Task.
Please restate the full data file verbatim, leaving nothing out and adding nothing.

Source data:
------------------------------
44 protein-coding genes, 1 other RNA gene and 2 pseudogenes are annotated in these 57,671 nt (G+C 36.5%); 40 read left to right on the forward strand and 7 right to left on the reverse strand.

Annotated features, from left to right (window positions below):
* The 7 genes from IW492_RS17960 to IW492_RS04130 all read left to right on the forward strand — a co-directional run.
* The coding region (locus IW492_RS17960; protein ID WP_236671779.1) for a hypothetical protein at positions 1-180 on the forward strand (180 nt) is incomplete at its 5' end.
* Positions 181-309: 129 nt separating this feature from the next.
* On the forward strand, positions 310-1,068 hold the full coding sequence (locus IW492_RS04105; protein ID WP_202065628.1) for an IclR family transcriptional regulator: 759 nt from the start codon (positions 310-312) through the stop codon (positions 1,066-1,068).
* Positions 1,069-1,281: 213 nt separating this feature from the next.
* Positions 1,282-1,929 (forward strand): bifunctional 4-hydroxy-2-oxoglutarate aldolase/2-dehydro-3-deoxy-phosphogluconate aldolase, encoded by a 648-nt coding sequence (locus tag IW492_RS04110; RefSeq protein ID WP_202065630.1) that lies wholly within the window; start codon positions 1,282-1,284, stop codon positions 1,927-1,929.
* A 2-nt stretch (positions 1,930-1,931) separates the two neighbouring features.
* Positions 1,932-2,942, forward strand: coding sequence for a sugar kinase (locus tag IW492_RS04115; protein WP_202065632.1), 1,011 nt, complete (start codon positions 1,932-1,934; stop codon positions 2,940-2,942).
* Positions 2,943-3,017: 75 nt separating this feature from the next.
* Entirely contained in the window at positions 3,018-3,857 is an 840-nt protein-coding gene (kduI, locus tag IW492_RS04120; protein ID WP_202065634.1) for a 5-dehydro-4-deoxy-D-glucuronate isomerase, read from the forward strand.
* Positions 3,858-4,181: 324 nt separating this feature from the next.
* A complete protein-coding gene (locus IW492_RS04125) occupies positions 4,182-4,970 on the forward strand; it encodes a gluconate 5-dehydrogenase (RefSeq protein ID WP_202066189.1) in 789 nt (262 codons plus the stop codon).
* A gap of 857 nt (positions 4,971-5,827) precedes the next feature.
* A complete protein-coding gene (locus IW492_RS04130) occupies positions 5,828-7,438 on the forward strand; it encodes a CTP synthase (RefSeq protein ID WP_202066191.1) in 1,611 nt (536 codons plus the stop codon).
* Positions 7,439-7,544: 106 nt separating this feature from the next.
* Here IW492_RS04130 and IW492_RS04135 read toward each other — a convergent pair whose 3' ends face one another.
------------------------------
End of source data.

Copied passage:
44 protein-coding genes, 1 other RNA gene and 2 pseudogenes are annotated in these 57,671 nt (G+C 36.5%); 40 read left to right on the forward strand and 7 right to left on the reverse strand.

Annotated features, from left to right (window positions below):
* The 7 genes from IW492_RS17960 to IW492_RS04130 all read left to right on the forward strand — a co-directional run.
* The coding region (locus IW492_RS17960; protein ID WP_236671779.1) for a hypothetical protein at positions 1-180 on the forward strand (180 nt) is incomplete at its 5' end.
* Positions 181-309: 129 nt separating this feature from the next.
* On the forward strand, positions 310-1,068 hold the full coding sequence (locus IW492_RS04105; protein ID WP_202065628.1) for an IclR family transcriptional regulator: 759 nt from the start codon (positions 310-312) through the stop codon (positions 1,066-1,068).
* Positions 1,069-1,281: 213 nt separating this feature from the next.
* Positions 1,282-1,929 (forward strand): bifunctional 4-hydroxy-2-oxoglutarate aldolase/2-dehydro-3-deoxy-phosphogluconate aldolase, encoded by a 648-nt coding sequence (locus tag IW492_RS04110; RefSeq protein ID WP_202065630.1) that lies wholly within the window; start codon positions 1,282-1,284, stop codon positions 1,927-1,929.
* A 2-nt stretch (positions 1,930-1,931) separates the two neighbouring features.
* Positions 1,932-2,942, forward strand: coding sequence for a sugar kinase (locus tag IW492_RS04115; protein WP_202065632.1), 1,011 nt, complete (start codon positions 1,932-1,934; stop codon positions 2,940-2,942).
* Positions 2,943-3,017: 75 nt separating this feature from the next.
* Entirely contained in the window at positions 3,018-3,857 is an 840-nt protein-coding gene (kduI, locus tag IW492_RS04120; protein ID WP_202065634.1) for a 5-dehydro-4-deoxy-D-glucuronate isomerase, read from the forward strand.
* Positions 3,858-4,181: 324 nt separating this feature from the next.
* A complete protein-coding gene (locus IW492_RS04125) occupies positions 4,182-4,970 on the forward strand; it encodes a gluconate 5-dehydrogenase (RefSeq protein ID WP_202066189.1) in 789 nt (262 codons plus the stop codon).
* A gap of 857 nt (positions 4,971-5,827) precedes the next feature.
* A complete protein-coding gene (locus IW492_RS04130) occupies positions 5,828-7,438 on the forward strand; it encodes a CTP synthase (RefSeq protein ID WP_202066191.1) in 1,611 nt (536 codons plus the stop codon).
* Positions 7,439-7,544: 106 nt separating this feature from the next.
* Here IW492_RS04130 and IW492_RS04135 read toward each other — a convergent pair whose 3' ends face one another.